As I have analyzed both readings, I have realized researches should test for the identity of the unknown remains, but they should give them back to the family to lay them to rest. I came to this conclusion due to the need to give back their voice. With no name, no identity there is no voice. When you attach a name to the remains, the family can give that person a voice and fill the lost family lineage. When it comes to the article, I can agree on identifying the remains but not turning the discovery into a museum to gain profit. When the bones no longer become personal but profitable, that’s where I disagree. With Fortunes Bones, his whole story has been about personal gain for others. A man whos lost his voice. He is a prime example of what we, as humans, should not do to one another. The dead should be at peace if they should not be, why do we say RIP… Rest in Peace.

In-Groups and Out-Groups

This semester at Geneseo, I am taking COMN 103, Intro to Interpersonal Communication. As a Communication major, this course is a requirement, but in taking it, I have begun to believe everyone should take it if they are presented with the opportunity to. This course has taught me information on how to be a better communicator with my interpersonal relationships, and it has also taught me why individuals and groups communicate in the ways that we do.

One concept that we learned about was the pairing of in-groups and out-groups. Personally, I had heard about these groups before, but it was during this class when it clicked how relevant they were in so many different ways. According to the textbook for this class, Interplay: The Process of Interpersonal Communication, in-groups are the groups to which we identify as a part of, and out-groups are those that we view as “different” than ourselves, or those that we do not feel as though we are a part of. The concept of the two distinct groups, I believe, appeared as a constant theme of Octavia Butler’s Clay’s Ark, especially in the manner that certain members of the Maslin family behaved throughout the duration of the novel.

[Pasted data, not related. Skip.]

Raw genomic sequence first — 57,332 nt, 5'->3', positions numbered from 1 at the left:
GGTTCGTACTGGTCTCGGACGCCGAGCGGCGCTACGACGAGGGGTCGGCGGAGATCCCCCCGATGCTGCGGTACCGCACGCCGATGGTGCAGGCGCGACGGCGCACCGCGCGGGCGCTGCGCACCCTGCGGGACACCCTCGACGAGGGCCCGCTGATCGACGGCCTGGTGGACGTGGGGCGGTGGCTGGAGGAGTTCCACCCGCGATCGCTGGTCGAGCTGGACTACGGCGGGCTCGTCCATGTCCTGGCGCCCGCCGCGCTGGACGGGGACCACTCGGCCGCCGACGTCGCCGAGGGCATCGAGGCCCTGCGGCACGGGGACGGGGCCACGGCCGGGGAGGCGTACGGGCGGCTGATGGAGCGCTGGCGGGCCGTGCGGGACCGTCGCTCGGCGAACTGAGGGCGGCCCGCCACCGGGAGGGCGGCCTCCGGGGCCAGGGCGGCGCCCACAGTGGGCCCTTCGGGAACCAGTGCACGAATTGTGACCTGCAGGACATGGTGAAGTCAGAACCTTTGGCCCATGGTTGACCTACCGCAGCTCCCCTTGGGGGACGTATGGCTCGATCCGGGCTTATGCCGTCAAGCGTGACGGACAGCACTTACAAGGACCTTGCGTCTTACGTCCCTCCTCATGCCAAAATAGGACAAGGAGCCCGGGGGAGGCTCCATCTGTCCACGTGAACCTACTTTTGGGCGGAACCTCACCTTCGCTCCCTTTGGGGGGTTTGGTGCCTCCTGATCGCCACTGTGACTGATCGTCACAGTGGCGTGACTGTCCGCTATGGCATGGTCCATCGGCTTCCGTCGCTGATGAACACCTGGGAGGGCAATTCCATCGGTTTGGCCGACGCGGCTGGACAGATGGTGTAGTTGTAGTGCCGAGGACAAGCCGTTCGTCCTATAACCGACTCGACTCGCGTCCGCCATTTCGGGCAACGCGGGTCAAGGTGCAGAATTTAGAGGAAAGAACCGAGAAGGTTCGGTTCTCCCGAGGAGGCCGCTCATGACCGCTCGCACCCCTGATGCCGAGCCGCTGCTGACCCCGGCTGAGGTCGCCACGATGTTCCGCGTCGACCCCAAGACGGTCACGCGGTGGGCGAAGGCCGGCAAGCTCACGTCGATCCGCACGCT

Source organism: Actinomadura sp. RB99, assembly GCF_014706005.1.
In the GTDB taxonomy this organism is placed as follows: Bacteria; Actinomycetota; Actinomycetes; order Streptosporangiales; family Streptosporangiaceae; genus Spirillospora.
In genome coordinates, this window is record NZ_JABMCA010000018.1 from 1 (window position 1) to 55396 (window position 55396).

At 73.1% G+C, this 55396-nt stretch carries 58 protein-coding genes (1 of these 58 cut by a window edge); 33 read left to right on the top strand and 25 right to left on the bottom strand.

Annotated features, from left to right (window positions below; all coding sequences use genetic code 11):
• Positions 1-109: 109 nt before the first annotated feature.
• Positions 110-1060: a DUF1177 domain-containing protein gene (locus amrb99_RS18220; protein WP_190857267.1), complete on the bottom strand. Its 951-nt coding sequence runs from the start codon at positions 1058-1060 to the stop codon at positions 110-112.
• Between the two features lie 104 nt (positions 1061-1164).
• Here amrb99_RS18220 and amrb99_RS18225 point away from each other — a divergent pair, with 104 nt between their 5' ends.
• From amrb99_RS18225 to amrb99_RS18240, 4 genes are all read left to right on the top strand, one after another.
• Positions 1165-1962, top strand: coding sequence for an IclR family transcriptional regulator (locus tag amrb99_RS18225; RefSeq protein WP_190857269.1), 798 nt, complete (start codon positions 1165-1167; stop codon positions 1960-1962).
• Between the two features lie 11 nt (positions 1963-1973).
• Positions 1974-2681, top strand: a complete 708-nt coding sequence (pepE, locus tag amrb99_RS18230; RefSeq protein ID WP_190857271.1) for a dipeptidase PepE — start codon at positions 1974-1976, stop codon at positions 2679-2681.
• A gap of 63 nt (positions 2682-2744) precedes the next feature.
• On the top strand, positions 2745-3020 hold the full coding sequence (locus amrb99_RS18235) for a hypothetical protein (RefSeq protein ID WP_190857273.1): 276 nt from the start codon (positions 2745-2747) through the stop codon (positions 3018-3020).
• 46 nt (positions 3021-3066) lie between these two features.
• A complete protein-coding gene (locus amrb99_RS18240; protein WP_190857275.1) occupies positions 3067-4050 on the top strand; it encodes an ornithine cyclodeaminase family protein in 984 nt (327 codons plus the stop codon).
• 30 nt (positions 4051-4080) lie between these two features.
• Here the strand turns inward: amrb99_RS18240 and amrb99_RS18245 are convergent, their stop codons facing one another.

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Society and Racism in Zone One

What is society? Merriam Webster defines society as “a community, nation or broad grouping of people having common traditions, institutions, and collective activities or interests.” In other words, society is made up of people and the culture that they establish. Culture is made up of everything that people create whether it is art, music, entertainment, fashion, and many more aspects that make up the daily lives of people. Society and culture are social constructs that are developed by people to enhance the everyday lives of people. These are things that seem important and concrete to members of society. Colson Whitehead, in Zone One, describes what happens when society falls apart.

The Last Night marks the end of the civilized non-zombie society when the plague is released and tears throughout the world. Whitehead constantly refers to the pre-zombie society with a sense of fragility. In retelling the memories of Mark Spitz on The Last Night, Whitehead describes Mark’s family home and behaviors of his parents as mundane and material. The parents were normally focused on “every room, every reconsidered and gussied square foot, was an encroachment into immortality’s lot line.” Like the rest of society, Mark Spitz and his parents were consumed by culture and felt safe and secure in the societal roles. They placed value on material things that society valued. However, the “twin leather recliners equipped with beverage holders”, carried no value after Mark Spitz walked in on his mother chewing on the intestines of his father. Society had fallen.

Throughout the entire story of Mark Spitz finding his way in this new world, Whitehead consistently reminds us of how the old society has died and a new society has taken its place. The American Phoenix is the name given to the post-infection society. The phoenix is used to symbolize the attempt to reboot society and restore it to its former glory. The government in Buffalo hopes for a return to the past and does not consider the changing circumstances of the world. Human nature is resistant to change as Whitehead explains that the “tendency of the human mind, in periods of duress, to seek refuge in more peaceful times, such as a childhood experience, as a barricade against horror.” People hold on to what they know, even when the entire world has changed around them. The people of Zone One try to find hope that eventually society will return to what it once as even though that is an impossibility. Society cannot return to what it once was it needs to change and adapt to current situations.